Every week, we bring you five gear-related stories, from all over, that you won’t want to miss. Here are this week’s highlights:
Outdoor Brands Prank the Internet
Did you see Outdoor Research’s new Performance Lederhosen? Or Sierra Designs’ 850-fill Dri-Down balaclava? April Fools’ Day is always a welcome opportunity for companies to poke a bit of fun at the entire outdoor gear industry with whimsical, fake products. The REI blog did a fun roundup this week of the outdoor world’s best April Fools’ jokes this year.
For your next backpacking trip: freeze-dried sheep innards, anyone?
One Man’s Passion for Old-School Mountain Bikes
The Wall Street Journal published a great short profile on Nick Martin of Boulder, Colorado—a former pro mountain biker and founder of The Pro’s Closet, the largest used-bicycle store on eBay.
Though mountain bikes built (often by hand) in the 1980s and 1990s lack many contemporary innovations like carbon frames, shocks or disc brakes, Martin has a passion for them anyway. In recent years, he began purchasing classic mountain bikes and featuring them in a local showroom, alongside “loud neon jerseys, clunky shock absorbers and bubblelike foam helmets” from the 1990s.
“Mountain bike racers were rock stars at that point,” says Martin.
Peak Profits: The Business of Climbing
UK-based Management Today takes an in-depth look at the growth in popularity of climbing among “middle-class urbanites with a taste for fresh air and expensive gadgetry.” In particular, the article looks at a recent uptick in popularity of indoor climbing walls.
“Indoor climbing walls are the driving force for the rest of the climbing industry,” says Fred Stone, director of the Arch Climbing Wall in south London. “We’re selling shoes to people who have never climbed outdoors.”
Also explored in the article are the roles that money, gender and social media play on today’s climbing industry. What climbing-culture article these days isn’t complete, after all, without mention of climber and Instagram queen Sierra Blair-Coyle?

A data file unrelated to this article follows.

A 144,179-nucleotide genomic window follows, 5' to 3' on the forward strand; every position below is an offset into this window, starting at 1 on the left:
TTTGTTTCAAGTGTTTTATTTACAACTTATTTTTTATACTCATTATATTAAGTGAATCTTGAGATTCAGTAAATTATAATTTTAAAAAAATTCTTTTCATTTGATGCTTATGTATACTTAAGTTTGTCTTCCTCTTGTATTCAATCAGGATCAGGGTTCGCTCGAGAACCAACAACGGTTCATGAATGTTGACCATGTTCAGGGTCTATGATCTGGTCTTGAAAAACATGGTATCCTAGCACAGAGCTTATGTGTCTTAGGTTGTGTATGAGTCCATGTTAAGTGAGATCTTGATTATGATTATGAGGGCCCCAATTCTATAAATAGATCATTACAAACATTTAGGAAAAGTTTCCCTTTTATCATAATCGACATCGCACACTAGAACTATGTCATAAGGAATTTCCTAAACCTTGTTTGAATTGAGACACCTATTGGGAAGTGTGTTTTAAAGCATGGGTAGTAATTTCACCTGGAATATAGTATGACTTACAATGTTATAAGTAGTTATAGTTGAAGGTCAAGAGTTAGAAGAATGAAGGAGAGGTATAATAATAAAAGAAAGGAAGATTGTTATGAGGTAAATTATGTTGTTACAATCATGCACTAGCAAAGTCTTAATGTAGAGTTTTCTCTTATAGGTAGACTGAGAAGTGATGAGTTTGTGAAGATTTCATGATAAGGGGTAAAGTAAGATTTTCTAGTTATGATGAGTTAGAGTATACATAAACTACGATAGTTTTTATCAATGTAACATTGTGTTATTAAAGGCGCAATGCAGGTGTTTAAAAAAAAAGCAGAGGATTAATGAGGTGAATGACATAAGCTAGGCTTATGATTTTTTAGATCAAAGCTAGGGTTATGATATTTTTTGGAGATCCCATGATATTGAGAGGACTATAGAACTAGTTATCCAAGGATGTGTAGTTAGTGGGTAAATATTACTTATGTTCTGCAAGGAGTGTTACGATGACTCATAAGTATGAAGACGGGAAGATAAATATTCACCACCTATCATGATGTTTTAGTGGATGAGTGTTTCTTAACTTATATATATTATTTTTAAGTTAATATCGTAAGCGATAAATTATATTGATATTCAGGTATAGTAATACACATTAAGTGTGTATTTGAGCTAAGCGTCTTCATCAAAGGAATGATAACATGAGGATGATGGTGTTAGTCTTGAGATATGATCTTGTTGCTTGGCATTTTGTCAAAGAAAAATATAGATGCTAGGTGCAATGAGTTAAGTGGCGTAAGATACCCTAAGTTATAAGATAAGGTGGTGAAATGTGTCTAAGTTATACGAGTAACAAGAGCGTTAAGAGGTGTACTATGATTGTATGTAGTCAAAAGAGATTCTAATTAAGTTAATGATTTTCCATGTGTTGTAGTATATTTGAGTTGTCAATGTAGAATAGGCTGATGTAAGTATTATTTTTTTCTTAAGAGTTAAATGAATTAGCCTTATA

Will the Maximalist Shoe Trend Endure?
Competitor magazine ponders whether the recent maximalist trend in the running-shoe industry, unlike the minimalism trend of several years ago, will last. Though the brand Hoka One One is best known for its maximally cushioned shoes, plenty of other running-shoe companies — including more mainstream ones like Brooks, ASICS and New Balance — have hopped on the bandwagon, too.
“If maximally cushioned shoes have the ability to extend a runner’s physical longevity or get more people to run more often,” the article concludes, “the category will remain viable for the foreseeable future.”
FitBit for Fido and Other Dog-Gear Favorites
Last week, New York magazine interviewed Richard Blakely, a digital product director and self-proclaimed “early pet-tech adopter” about some of his favorite dog-tech products for his pooch, Bagel.
Favorites include a GPS-tracking and temperature-monitoring collar, a safety light by Ruffwear for nighttime walks and play sessions at the dog park, and a Kickstarter product called “Disco Dog” — because what pup wouldn’t love his very own smartphone-controlled LED party jacket?
“The best part,” states the article, “If you lose your dog, you can use your phone to send the jacket scrolling text messages like ‘LOST DOG’ along with your phone number. Brilliant.”